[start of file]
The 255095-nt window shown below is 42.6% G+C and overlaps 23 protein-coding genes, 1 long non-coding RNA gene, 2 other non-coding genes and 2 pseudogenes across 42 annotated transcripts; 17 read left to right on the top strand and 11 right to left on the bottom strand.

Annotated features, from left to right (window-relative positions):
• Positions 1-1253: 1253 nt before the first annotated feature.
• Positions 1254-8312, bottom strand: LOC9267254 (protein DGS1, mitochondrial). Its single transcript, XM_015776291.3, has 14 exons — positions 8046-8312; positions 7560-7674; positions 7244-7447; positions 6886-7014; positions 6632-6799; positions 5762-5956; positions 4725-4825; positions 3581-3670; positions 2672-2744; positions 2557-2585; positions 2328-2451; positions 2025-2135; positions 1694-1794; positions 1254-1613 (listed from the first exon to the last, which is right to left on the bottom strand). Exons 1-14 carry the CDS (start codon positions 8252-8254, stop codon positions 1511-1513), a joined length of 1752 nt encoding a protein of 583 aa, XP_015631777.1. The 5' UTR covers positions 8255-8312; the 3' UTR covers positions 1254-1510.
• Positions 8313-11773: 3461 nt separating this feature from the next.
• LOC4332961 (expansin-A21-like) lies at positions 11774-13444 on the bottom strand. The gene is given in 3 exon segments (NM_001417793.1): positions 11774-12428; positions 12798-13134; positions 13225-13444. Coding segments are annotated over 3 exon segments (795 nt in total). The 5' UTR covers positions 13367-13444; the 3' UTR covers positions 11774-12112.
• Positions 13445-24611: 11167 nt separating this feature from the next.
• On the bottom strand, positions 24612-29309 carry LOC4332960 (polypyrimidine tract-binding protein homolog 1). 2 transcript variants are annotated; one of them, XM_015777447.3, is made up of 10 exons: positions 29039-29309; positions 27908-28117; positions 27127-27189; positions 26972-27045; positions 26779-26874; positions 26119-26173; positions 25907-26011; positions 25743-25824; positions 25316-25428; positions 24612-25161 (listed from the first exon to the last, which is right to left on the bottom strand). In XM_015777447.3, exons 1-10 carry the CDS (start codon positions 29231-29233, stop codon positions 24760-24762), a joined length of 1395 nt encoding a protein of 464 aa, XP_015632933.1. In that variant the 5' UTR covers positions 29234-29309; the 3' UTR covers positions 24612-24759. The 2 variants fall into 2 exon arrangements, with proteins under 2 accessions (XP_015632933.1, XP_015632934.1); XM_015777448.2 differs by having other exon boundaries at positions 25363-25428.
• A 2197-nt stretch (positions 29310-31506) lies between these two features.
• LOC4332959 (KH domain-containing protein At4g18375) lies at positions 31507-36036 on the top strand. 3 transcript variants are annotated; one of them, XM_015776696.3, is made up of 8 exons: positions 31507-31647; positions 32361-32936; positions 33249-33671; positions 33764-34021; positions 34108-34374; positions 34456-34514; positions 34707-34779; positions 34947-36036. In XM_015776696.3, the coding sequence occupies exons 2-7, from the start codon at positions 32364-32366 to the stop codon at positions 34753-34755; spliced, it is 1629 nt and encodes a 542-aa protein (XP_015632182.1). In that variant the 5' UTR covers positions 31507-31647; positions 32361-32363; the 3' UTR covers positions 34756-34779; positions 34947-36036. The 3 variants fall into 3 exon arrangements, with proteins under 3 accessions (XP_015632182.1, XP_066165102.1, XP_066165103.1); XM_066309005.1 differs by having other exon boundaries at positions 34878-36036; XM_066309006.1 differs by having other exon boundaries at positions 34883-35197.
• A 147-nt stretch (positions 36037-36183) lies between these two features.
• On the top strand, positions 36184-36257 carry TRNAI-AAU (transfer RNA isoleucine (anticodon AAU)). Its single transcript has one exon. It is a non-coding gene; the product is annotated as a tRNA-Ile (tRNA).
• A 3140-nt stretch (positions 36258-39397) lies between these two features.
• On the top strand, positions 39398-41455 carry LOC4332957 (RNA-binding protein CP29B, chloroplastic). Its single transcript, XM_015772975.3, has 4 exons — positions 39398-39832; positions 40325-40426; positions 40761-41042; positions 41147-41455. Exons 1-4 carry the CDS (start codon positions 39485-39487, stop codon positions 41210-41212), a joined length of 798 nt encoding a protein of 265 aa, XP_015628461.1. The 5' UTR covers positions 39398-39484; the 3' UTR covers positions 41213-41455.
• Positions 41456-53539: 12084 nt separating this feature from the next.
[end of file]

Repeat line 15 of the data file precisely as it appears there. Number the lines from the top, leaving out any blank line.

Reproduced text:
• Positions 41456-53539: 12084 nt separating this feature from the next.